Ecclesiastical Action will be performed four more times until 6 April, followed by performances with the same orchestra of the Violin Concerto from 17 to 19 May 2015 in the Cologne Philharmonie. Zimmermann’s centenary will be celebrated in 2018, with several major anniversary events already in production.


Work of the Week – Peter Eötvös: Paradise Reloaded (Lilith)

While working on his opera Die Tragödie des Teufels (2009), Peter Eötvös became increasingly interested in the character of Lilith, Adam’s alleged first wife. It is from this work that the idea of Lilith as protagonist originated, which grew to become the opera Paradise Reloaded (Lilith). Completed in 2013, the work will receive its German premiere on 21 March 2015 at Theater Chemnitz in a production by Helen Malkowsky and directed by Frank Beermann.

As well as providing the idea for Paradise Reloaded (Lilith), Die Tragödie des Teufels also formed the basis of the libretto, with additional text by Eötvös, his wife Mari Mazei and the librettist Albert Ostermaier. After being banished from paradise, Lilith makes a pact with the devil to win back Adam and destroy Eve. The two women are dichotomous: Eve as Adam’s caring and subordinate wife, Lilith striving for independence and equality with him. Although the idea of emancipation is closely associated with the Lilith myth, Eötvös takes a more philosophical approach to the narrative:

My opera is not about equal rights of men and women, but the development of society and civilization with Lilith, instead of Eve, as its starting point. – Peter Eötvös

Paradise Reloaded (Lilith) will run at Theater Chemnitz until the end of April. Following immediately on from this, Eötvös’ new one-act opera Senza sangue will receive its world premiere on 1 May 2015 at Cologne Philharmonie, performed by the New York Philharmonic and Alan Gilbert.

Photo: Neue Oper Wien / Armin Bardel



Werk der Woche – Julian Anderson: In lieblicher Bläue

“She easily combines passion with subtlety, takes the liberty of playing with utmost restraint as well as plunging head-on into the material,” commented the judging panel as the exceptional violinist Carolin Widmann received the Schneider-Schott-Music-Award in 2014. Widmann’s frequent performances of contemporary music benefit from these virtues, as with Julian Anderson’s In lieblicher Bläue. The London Philharmonic Orchestra under the baton of Vladimir Jurowski will join Carolin Widmann for the world premiere on 14 March 2015 at the Royal Festival Hall in London.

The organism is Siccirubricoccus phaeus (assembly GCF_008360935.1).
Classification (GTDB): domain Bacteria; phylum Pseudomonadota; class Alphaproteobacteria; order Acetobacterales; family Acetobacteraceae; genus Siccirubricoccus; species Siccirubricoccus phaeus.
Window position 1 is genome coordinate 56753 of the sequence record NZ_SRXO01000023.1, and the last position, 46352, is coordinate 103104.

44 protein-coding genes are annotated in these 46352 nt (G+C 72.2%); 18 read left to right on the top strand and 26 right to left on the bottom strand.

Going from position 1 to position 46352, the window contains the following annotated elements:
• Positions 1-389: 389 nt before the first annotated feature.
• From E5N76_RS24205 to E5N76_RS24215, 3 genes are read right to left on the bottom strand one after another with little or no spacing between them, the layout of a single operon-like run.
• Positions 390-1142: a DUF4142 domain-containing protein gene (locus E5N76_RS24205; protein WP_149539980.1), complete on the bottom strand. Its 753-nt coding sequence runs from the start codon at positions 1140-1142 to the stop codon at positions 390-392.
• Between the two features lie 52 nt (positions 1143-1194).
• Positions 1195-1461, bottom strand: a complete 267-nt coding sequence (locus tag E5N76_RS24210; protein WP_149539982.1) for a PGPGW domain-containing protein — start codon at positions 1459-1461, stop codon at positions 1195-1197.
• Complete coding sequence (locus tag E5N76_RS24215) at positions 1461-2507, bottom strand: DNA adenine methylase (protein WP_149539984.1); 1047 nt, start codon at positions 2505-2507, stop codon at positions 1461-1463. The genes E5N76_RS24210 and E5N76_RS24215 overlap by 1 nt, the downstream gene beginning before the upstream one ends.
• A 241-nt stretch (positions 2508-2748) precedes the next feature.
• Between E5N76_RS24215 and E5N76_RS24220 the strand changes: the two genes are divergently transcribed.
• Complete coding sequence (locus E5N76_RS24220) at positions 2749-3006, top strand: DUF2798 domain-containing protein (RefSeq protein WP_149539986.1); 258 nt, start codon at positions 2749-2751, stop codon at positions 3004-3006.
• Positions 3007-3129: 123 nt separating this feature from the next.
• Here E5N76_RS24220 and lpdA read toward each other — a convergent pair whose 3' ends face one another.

In lieblicher Bläue is based on a poem of the same name by Friedrich Hölderlin that Anderson came across by accident while at school in 1980. Anderson describes his work as a poem for violin and orchestra, rather than a concerto, due to the contemplative nature of the music and its ethereal form. It is a work structured by mood rather than any formal template, allowing the personality of both violin and violinist to be expressed without constraint.

Anderson questions the traditional soloist-orchestra relationship through dramatic staging of the violinist, who begins her performance off-stage, then moving to the periphery of the orchestra before taking her place in the soloist’s position. For the final movement she stands with her back to the audience, as a physical representation of Hölderlin’s isolation in his later life. Beyond the role of the soloist, though, Anderson is keen to avoid direct and literal parallels being drawn between the music and text, being more concerned with the emotional state of the narrator:

Without being too programmatic about things, the violin represents the poet with all his various thoughts, feelings and impulses. The orchestra can provide a context for those thoughts – a context which may be radiantly luminous and supportive, or else indifferent, puzzled, quizzical or even hostile. – Julian Anderson

In lieblicher Bläue was jointly commissioned by the London Philharmonic Orchestra, Seattle Symphony Orchestra and Deutsches Symphonie-Orchester Berlin. The work will be performed again in a concert series running from 11 to 14 June 2015 by the Seattle Symphony Orchestra under Ludovic Morlot, and the German premiere in Berlin is scheduled for 2016.